Circulation Journal
Online ISSN : 1347-4820
Print ISSN : 1346-9843
ISSN-L : 1346-9843
Clinical Investigation
Sleep-Disordered Breathing in Patients With Idiopathic Cardiomyopathy
Katsuhisa BannoToshiaki ShiomiRyujiro SasanabeKazuo OtakeRika HasegawaMasato MaekawaTakayuki Ito
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2004 Volume 68 Issue 4 Pages 338-342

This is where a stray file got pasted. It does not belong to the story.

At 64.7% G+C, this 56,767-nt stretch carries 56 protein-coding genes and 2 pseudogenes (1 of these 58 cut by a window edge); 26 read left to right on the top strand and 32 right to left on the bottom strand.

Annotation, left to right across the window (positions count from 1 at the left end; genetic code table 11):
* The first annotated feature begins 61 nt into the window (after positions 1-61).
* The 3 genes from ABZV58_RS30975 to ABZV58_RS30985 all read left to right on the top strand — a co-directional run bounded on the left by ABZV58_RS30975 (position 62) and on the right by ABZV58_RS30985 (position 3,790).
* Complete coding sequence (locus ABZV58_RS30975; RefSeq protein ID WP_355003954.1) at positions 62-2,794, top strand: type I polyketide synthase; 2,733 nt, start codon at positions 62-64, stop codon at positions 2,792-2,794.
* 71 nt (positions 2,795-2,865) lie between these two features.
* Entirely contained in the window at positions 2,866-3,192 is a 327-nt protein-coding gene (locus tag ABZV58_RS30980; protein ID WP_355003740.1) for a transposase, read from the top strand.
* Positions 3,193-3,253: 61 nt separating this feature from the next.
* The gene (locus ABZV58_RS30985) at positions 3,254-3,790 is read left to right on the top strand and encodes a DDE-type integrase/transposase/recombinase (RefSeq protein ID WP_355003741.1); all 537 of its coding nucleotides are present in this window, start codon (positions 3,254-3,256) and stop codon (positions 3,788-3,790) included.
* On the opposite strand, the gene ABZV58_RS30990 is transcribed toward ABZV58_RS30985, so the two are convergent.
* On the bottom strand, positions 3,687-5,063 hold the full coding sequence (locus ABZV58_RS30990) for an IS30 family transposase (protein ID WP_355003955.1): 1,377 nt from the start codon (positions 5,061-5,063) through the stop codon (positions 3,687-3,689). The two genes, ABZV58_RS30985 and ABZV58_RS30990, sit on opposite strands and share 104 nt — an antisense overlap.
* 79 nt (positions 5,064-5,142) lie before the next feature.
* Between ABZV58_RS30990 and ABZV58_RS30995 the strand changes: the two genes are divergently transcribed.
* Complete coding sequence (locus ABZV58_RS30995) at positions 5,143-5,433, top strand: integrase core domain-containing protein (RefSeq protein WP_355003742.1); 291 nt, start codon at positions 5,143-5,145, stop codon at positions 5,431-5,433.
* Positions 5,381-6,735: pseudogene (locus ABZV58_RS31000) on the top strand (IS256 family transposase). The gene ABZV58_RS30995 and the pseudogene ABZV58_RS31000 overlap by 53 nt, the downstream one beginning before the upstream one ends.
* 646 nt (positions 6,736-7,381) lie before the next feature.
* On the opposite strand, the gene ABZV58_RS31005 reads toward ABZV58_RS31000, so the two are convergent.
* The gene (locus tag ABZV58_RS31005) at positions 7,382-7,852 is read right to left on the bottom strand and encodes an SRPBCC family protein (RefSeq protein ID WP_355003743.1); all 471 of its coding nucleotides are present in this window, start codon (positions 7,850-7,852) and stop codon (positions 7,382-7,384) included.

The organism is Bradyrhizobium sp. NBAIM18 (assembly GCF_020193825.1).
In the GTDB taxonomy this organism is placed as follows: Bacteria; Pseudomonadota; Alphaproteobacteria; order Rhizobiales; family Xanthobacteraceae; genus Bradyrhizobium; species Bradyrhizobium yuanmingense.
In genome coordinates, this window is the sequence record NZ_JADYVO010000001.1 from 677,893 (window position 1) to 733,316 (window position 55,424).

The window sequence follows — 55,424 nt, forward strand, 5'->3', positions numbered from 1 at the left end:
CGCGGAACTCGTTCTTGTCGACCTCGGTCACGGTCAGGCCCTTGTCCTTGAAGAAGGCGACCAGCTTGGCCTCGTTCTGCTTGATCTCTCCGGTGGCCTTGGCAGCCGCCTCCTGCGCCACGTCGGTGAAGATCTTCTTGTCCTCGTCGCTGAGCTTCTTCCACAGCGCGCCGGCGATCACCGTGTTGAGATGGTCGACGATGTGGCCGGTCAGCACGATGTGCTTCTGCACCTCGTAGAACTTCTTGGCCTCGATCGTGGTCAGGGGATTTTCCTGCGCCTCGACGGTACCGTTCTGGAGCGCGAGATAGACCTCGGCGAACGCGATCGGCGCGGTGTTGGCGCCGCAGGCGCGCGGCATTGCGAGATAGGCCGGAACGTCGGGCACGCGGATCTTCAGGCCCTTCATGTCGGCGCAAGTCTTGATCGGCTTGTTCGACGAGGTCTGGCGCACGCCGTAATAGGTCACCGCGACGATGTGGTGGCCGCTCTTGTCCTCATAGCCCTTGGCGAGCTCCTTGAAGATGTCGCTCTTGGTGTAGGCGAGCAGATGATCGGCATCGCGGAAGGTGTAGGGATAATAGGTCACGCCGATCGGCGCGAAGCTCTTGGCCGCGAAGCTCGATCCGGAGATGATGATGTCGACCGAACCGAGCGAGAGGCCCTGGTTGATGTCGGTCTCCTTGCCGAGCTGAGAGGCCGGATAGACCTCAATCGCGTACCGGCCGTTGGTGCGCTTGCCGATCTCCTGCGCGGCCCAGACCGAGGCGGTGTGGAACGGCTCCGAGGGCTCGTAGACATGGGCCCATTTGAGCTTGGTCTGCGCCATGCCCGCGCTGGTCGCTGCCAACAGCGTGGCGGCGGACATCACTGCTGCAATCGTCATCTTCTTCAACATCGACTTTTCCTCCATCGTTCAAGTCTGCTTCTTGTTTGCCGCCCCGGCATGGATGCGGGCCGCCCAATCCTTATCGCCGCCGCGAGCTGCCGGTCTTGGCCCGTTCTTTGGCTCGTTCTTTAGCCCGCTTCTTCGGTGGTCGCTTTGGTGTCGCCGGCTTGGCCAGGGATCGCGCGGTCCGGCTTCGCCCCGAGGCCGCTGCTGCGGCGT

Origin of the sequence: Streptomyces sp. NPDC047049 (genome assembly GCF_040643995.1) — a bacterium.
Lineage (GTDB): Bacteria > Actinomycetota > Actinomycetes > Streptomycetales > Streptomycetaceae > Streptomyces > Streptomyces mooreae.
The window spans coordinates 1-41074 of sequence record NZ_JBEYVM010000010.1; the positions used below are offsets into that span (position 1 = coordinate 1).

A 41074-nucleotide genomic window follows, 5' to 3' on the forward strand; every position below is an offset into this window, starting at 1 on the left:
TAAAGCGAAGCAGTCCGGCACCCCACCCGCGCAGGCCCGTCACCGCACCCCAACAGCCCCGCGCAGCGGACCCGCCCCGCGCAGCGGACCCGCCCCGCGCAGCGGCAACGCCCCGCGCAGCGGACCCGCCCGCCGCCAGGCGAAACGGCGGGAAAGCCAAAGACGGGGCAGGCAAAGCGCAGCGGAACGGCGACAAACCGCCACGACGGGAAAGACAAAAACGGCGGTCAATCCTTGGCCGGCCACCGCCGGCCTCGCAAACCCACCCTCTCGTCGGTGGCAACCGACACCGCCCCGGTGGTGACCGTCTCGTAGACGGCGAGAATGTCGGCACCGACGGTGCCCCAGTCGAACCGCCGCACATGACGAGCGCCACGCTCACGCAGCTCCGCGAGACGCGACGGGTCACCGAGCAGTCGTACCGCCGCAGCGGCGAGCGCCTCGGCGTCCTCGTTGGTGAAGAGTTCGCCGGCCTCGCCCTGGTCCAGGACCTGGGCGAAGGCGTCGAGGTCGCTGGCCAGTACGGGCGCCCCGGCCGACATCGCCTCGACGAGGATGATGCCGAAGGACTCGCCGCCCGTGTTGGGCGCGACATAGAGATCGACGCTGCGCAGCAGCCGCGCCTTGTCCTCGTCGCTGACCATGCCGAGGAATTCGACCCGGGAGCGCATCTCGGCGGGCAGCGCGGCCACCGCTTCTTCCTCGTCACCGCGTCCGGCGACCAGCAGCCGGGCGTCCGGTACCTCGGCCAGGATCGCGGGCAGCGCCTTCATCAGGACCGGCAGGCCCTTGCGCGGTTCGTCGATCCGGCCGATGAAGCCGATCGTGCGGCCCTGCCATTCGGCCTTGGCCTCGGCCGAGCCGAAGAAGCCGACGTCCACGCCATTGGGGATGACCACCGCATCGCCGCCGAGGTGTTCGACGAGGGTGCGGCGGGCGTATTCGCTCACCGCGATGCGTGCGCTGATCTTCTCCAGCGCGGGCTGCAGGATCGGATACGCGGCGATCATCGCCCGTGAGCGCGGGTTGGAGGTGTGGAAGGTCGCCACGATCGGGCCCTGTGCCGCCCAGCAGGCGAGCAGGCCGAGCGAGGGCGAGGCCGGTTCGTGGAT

Background Sleep-disordered breathing may adversely affect heart function, and thereby contribute to the progression of heart failure. A study was undertaken in patients with idiopathic cardiomyopathy to document the characteristics of sleep-disordered breathing. Methods and Results Thirty-five patients with a diagnosis of idiopathic cardiomyopathy, comprising 20 patients with dilated cardiomyopathy (DCM) and 15 patients with hypertrophic cardiomyopathy (HCM), underwent overnight polysomnography. Of these 35, 16 (80%) of the DCM patients and 7 (47%) of the HCM patients had sleep-disordered breathing. Central sleep apnea - hypopnea syndrome (CSAHS) was seen in 10 DCM patients, but not in the HCM patients, and obstructive sleep apnea - hypopnea syndrome (OSAHS) was seen in 6 DCM patients and 7 HCM patients. CSAHS was seen in DCM patients with a low left ventricular ejection fraction. HCM patients with OSAHS had a significantly greater body mass index (BMI) than those without OSAHS and CSAHS (27.6±3.8 vs 22.0 ±4.0 kg/m2, p<0.05). DCM patients with OSAHS had a larger BMI than those with CSAHS (29.3±5.8 vs 24.2±4.0 kg/m2, p<0.05) and those without OSAHS and CSAHS (29.3±5.8 vs 21.3 ±3.1 kg/m2, p<0.05). Conclusions Sleep-disordered breathing is common in patients with idiopathic cardiomyopathy; half of DCM patients had CSAHS, which was closely associated with obesity. (Circ J 2004; 68: 338 - 342)

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